Tuesday, October 28, 2008

A Brief History

UW-Stout’s Into the Book program, named in honor of the program’s first selection, Jon Krakauer’s Into the Wild, was born at a Dec. 3, 2002 meeting of the university’s First Year Experience Subcommittee.

At that meeting, chaired by Associate Dean of Students Shirley Murphy, subcommittee member Jacqueline Bonneville gave an overview of common reading programs across the nation and the decision was made that in-coming freshmen at Stout would profit from such a program. As the newly elected chair of the English and Philosophy department, I was theoretically a member of the subcommittee but, because I had taken a sabbatical during the fall semester, our former department chair, Susan Thurin, served in my stead. She also agreed to chair the Into the Book Committee, which was to consist of a mix of faculty, staff and students. Committee members were to choose a book to be used in the summer and fall of 2003. I took over chairing the committee the following year.

To prepare them for the Into the Book program, incoming freshmen are notified that they will be expected to read the same book over the summer as a preview to the kind of intellectual activity that will await them at the university. When they arrive in August, after having presumably read the book, they are placed in discussion groups which are led by a wide range of faculty, staff and student volunteers. Later in the semester, the book is to be used in freshman English classes and in any other university courses for which it is relevant.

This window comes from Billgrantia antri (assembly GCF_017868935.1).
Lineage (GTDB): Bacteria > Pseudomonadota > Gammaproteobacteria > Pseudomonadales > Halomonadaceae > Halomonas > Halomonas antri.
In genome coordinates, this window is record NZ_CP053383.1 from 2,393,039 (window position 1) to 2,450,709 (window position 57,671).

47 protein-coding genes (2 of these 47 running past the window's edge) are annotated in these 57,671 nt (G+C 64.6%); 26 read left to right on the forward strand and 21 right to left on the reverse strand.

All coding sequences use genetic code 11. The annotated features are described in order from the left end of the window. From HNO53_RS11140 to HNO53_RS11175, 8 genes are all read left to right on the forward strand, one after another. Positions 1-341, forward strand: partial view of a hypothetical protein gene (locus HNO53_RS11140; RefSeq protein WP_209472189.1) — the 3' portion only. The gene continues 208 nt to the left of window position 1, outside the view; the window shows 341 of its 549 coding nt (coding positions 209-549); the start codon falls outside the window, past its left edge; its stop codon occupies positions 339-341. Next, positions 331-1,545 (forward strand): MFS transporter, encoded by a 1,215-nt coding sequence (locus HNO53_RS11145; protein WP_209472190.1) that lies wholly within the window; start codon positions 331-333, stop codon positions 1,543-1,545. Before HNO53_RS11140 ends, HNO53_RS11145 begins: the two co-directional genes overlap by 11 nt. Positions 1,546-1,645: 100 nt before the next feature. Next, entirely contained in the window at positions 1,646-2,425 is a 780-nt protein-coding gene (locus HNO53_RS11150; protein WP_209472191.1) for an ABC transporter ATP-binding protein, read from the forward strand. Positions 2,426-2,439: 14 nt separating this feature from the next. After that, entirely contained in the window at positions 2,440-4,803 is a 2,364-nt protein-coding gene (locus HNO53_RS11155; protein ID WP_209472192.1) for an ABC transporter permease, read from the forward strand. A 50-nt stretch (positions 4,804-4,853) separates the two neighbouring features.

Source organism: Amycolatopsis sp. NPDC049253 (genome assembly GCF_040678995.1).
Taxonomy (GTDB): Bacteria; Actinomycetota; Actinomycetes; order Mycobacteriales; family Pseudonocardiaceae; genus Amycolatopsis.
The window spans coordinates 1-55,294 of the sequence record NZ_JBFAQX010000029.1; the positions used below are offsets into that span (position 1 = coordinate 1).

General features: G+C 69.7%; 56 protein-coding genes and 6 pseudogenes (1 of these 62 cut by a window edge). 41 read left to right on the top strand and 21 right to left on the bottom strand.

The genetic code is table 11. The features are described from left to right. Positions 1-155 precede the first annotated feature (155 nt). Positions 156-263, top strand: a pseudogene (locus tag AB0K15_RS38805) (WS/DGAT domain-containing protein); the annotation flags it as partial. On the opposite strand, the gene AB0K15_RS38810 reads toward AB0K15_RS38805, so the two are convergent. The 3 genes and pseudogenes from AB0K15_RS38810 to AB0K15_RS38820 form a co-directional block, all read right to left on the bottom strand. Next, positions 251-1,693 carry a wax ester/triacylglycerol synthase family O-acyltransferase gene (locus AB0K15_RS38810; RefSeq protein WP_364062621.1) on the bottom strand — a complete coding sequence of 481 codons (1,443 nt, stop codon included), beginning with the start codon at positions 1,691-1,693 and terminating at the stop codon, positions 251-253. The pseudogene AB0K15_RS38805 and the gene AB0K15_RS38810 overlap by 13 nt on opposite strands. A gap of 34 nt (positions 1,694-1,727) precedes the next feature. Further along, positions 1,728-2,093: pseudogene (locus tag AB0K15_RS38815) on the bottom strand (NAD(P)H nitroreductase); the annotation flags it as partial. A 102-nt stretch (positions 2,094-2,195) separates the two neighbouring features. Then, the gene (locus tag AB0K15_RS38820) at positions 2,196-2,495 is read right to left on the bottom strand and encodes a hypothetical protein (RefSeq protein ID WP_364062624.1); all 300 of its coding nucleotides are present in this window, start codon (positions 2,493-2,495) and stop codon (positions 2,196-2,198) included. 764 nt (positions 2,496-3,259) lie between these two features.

Meeting primarily during the spring semester the committee looks at a wide range of books before making a decision. Everyone in the university is invited to contribute recommendations and attend a committee meeting to argue for their choices. In general, committee members look for books that are of high intellectual and artistic merit and try to balance a wide range of concerns that have been brought forward by various members of the university community. Thus we have been asked to make sure that our selections in various years will appeal to both men and women, deal with multicultural and disability issues, deal with controversial topics (but not topics that are too controversial!), balance liberal and conservative viewpoints, help freshmen develop their leadership skills, and so on.

Our selections over the years have included the Krakauer book, the true tale of a young man who attempts to find himself in the Alaskan wilderness with tragic results; Ray Bradbury’s Fahrenheit 451, a dystopian science-fiction novel concerning the importance of books and free thought; Barbara Ehrenreich’s Nickel and Dimed, an examination of the struggles of the working poor in America; Art Spiegelman’s Maus, a graphic novel depicting the Holocaust and its on-going effect on one American family; and, most recently, The Things They Carried, Tim O’Brien’s short story collection concerning the Vietnam War and its aftermath. Former English department faculty member Mark Decker and current faculty members Jean- Marie Dauplaise and Michael Martin have served as trainers for the Into the Book discussion leaders.

The fall of 2008 Into the Book selection is local author Michael Perry’s Population 485: Meeting Your Neighbors One Siren at a Time. In turns hysterically funny and deeply tragic, this New York Times best-selling collection of essays recounts Perry’s return to his home town of New Auburn, Wis., after 12 years away . Although Perry’s primary goal is to find a quiet place to write, he also joins the volunteer fire and rescue department, leading to a variety of adventures. It is the committee’s hope that this year’s crop of freshmen will find Population 485 as enjoyable and worthwhile as we do.

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